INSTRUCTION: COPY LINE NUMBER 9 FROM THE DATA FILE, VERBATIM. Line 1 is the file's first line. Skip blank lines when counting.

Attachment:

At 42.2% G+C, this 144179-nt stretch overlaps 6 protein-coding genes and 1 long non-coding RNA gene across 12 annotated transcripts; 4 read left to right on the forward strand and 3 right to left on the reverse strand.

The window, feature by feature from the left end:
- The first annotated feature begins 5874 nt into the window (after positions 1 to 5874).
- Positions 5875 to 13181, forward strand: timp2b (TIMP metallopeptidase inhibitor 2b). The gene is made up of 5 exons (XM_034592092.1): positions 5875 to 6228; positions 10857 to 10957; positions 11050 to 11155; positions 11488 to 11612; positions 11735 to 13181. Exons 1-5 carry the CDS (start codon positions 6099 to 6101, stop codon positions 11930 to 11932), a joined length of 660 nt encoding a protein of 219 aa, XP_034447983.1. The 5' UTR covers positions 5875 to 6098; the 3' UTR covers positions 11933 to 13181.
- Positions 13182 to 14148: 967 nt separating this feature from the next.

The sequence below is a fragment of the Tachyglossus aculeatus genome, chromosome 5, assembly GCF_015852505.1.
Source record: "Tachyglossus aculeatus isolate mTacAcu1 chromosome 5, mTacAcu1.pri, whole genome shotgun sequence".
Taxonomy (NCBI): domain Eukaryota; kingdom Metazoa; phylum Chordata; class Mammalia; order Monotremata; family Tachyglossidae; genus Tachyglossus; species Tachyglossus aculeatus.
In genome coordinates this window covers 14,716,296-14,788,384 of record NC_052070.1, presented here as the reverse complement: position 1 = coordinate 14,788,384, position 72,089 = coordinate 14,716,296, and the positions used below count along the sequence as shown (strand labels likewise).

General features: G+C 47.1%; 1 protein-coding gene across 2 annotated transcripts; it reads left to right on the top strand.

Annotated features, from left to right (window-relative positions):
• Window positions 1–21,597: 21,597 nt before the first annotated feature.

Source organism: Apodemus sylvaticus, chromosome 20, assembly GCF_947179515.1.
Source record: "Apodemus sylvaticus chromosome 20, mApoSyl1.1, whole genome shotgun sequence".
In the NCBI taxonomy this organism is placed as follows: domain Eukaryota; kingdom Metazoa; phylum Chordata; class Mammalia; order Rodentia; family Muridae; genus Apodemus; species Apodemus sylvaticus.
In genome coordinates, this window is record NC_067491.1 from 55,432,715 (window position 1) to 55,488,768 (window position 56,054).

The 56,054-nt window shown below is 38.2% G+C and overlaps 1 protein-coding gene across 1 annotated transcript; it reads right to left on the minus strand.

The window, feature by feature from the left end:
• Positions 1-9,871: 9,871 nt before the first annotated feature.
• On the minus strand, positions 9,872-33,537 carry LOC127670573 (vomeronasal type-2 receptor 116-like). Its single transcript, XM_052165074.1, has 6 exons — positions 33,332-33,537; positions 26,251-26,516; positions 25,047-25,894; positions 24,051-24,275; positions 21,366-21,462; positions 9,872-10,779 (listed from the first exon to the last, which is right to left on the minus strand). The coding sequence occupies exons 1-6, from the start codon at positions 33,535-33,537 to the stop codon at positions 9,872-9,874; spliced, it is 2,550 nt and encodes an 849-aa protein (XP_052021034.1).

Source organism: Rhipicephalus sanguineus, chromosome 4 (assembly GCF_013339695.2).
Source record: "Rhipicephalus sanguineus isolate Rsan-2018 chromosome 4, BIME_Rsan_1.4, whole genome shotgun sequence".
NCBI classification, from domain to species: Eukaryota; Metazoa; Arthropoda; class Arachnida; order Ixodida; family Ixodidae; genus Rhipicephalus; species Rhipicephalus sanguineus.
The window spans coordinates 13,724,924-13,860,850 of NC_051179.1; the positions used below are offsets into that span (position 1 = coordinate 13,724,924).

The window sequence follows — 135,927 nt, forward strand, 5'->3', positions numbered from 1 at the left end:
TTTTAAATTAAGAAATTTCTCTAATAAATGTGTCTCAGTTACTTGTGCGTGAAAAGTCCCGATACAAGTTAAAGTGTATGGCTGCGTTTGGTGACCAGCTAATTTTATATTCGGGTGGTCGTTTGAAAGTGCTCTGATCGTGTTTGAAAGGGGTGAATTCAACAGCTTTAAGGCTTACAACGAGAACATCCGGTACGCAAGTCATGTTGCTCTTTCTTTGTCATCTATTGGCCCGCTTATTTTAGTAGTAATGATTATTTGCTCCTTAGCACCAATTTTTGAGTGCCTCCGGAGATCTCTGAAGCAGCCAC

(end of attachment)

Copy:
In genome coordinates this window covers 14,716,296-14,788,384 of record NC_052070.1, presented here as the reverse complement: position 1 = coordinate 14,788,384, position 72,089 = coordinate 14,716,296, and the positions used below count along the sequence as shown (strand labels likewise).